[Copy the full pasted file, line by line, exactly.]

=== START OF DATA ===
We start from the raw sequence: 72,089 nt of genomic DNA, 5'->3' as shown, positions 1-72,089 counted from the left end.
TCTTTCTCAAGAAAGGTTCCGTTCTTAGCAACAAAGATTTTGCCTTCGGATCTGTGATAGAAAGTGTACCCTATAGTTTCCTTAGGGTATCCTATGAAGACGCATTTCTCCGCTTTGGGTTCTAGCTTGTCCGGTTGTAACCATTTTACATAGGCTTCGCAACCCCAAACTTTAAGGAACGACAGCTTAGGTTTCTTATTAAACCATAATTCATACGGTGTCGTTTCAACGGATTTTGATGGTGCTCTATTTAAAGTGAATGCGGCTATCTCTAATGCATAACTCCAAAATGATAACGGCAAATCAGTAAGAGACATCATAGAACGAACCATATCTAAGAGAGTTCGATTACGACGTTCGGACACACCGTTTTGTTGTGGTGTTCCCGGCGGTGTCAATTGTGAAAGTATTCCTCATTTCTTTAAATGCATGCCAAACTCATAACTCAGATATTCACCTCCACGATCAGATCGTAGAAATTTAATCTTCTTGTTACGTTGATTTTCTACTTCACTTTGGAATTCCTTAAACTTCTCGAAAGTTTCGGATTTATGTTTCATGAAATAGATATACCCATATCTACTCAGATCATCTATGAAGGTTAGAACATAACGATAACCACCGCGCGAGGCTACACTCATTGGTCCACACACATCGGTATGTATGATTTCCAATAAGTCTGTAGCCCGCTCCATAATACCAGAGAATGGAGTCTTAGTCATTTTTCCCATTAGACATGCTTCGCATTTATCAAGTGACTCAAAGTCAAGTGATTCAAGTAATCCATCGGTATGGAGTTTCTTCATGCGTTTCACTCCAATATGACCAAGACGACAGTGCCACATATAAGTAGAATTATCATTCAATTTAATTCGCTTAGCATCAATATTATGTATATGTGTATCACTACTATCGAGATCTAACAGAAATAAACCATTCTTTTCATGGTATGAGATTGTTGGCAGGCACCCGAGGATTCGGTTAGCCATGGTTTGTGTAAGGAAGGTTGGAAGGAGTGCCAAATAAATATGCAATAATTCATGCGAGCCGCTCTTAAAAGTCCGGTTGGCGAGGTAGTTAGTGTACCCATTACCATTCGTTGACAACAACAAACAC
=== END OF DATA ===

We start from the raw sequence: 72,089 nt of genomic DNA, 5'->3' as shown, positions 1-72,089 counted from the left end.
TCTTTCTCAAGAAAGGTTCCGTTCTTAGCAACAAAGATTTTGCCTTCGGATCTGTGATAGAAAGTGTACCCTATAGTTTCCTTAGGGTATCCTATGAAGACGCATTTCTCCGCTTTGGGTTCTAGCTTGTCCGGTTGTAACCATTTTACATAGGCTTCGCAACCCCAAACTTTAAGGAACGACAGCTTAGGTTTCTTATTAAACCATAATTCATACGGTGTCGTTTCAACGGATTTTGATGGTGCTCTATTTAAAGTGAATGCGGCTATCTCTAATGCATAACTCCAAAATGATAACGGCAAATCAGTAAGAGACATCATAGAACGAACCATATCTAAGAGAGTTCGATTACGACGTTCGGACACACCGTTTTGTTGTGGTGTTCCCGGCGGTGTCAATTGTGAAAGTATTCCTCATTTCTTTAAATGCATGCCAAACTCATAACTCAGATATTCACCTCCACGATCAGATCGTAGAAATTTAATCTTCTTGTTACGTTGATTTTCTACTTCACTTTGGAATTCCTTAAACTTCTCGAAAGTTTCGGATTTATGTTTCATGAAATAGATATACCCATATCTACTCAGATCATCTATGAAGGTTAGAACATAACGATAACCACCGCGCGAGGCTACACTCATTGGTCCACACACATCGGTATGTATGATTTCCAATAAGTCTGTAGCCCGCTCCATAATACCAGAGAATGGAGTCTTAGTCATTTTTCCCATTAGACATGCTTCGCATTTATCAAGTGACTCAAAGTCAAGTGATTCAAGTAATCCATCGGTATGGAGTTTCTTCATGCGTTTCACTCCAATATGACCAAGACGACAGTGCCACATATAAGTAGAATTATCATTCAATTTAATTCGCTTAGCATCAATATTATGTATATGTGTATCACTACTATCGAGATCTAACAGAAATAAACCATTCTTTTCATGGTATGAGATTGTTGGCAGGCACCCGAGGATTCGGTTAGCCATGGTTTGTGTAAGGAAGGTTGGAAGGAGTGCCAAATAAATATGCAATAATTCATGCGAGCCGCTCTTAAAAGTCCGGTTGGCGAGGTAGTTAGTGTACCCATTACCATTCGTTGACAACAACAAACAC